I also am trying to ignore the fact that October is over. It moved so fast! Here is the round up of all the amazing Poetry Project participants for the month of October! I hope you had a spooktacular poetry reading month. (Everyone’s allowed to say spooktacular seriously once during the whole month of October.)

Amy @ New Century Reading posted a fabulous Ted Hughes poem called “Wind.” You know that Ted Hughes is one of my favorite poets, so get over to Amy’s blog and read read read!

Kristin @ Matched posted the Christina Rosetti poem “Goblin Market,” which works for this month’s theme and our Christina Rosetti month in January!

Nancy @ Simple Clockwork posted about a collection of Cebuano poems, specifically the poem “Images (of Life) by E. Gadiana Cabras. Cebuano, Nancy’s native language, is spoken in the Phillipines. Her post includes the poem in its original Cebuano and the English translation. She also posted another Cebuano poem called “The Monster of Old” by Canuto C. Lim. Finally, for All Souls’ and All Saints’ days she posted the poem “Cemetery by Marra PL. Lanot.

Madeleine @ Scribble and Edit wrote about the poem “The Hag” by Robert Herrick and Tim Burton’s “Nightmare before Halloween.” She also shared two original Halloween haikus!

Mona @ Infinity Books posted about an Edna St. Vincent Millay (one of my favorites!) poem called “Journey.”

Snowball @ Come Sit By the Hearth posted about how she believes that we’re all, in some way, “haunted.” It’s a lovely musing! She also posted the Henry Wadsworth Longfellow poem “Haunted Houses.”

Kaye @ the road goes ever on posted samples of the Edgar Allen Poe poems “The Sleeper,” “Annabel Lee” and “The Raven” and a list of her favorite Poe poems. She also posted an excerpt of the Poe story “The Pit and the Pendulum.”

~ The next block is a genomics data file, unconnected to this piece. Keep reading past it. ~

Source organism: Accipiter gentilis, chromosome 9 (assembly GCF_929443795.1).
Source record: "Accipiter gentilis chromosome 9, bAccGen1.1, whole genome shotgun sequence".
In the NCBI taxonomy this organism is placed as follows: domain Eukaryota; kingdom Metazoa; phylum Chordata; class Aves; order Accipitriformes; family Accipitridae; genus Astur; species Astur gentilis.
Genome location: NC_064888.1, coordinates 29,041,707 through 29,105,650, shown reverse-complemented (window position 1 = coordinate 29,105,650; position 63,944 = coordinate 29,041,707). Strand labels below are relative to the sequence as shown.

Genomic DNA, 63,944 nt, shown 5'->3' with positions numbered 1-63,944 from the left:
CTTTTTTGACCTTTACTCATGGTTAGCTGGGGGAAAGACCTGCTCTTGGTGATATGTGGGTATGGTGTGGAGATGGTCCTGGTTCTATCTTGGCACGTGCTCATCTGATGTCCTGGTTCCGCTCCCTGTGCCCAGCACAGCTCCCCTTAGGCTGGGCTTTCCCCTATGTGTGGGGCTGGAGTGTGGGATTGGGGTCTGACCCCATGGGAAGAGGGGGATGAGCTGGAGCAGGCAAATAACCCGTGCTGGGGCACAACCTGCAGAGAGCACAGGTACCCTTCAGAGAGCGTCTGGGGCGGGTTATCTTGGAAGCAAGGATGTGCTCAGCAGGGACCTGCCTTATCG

Gavin @ Page 247 posted the poem “All Souls’ Night” by Hortense King Flexner.

This month’s theme is “War Remembrance” and Kelly is hosting the Mr. Linky. Remember, you don’t have to follow along with our monthly themes to participate. All you need to do is post about poetry during the month of November! If you posted during October and you don’t see your post here, please add it to the November Linky and we’ll include it in November’s round up!

Poetry Project October – Spooky poems!

October is here! There’s a chill in the air, though the days are still warm. I have two tiny pumpkins sitting on my table, reminding me that October is here. October happens to be my favorite month. When I was younger, school was still exciting and new, the weather is getting cooler and the leaves are changing. I always loved when the leaves would fall and my great-grandfather would rake them up into a pile and I would dive in with my dog again and again.